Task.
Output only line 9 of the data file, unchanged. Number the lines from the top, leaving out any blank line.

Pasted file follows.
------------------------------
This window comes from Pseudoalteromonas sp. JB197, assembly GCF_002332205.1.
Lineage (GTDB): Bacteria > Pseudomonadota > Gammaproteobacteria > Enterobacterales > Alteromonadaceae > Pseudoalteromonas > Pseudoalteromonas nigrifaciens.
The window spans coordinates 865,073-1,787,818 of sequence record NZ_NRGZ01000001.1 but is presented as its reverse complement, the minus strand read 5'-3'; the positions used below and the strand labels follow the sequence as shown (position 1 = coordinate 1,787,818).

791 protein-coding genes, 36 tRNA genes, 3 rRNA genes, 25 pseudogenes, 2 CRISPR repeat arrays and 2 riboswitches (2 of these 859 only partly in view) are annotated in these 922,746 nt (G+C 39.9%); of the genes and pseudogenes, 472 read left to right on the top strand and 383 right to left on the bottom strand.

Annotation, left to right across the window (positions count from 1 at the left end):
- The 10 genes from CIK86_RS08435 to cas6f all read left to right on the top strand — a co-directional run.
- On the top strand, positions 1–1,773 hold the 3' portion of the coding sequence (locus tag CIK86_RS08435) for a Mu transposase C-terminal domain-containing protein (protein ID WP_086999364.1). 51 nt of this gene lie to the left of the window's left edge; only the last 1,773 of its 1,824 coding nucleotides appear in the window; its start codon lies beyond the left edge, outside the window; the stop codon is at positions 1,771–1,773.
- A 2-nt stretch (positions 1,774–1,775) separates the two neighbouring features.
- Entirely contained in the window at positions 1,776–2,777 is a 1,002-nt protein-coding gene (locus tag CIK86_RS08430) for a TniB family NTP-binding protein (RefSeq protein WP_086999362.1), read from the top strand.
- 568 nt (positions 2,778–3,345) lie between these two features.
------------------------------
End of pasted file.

- Entirely contained in the window at positions 1,776–2,777 is a 1,002-nt protein-coding gene (locus tag CIK86_RS08430) for a TniB family NTP-binding protein (RefSeq protein WP_086999362.1), read from the top strand.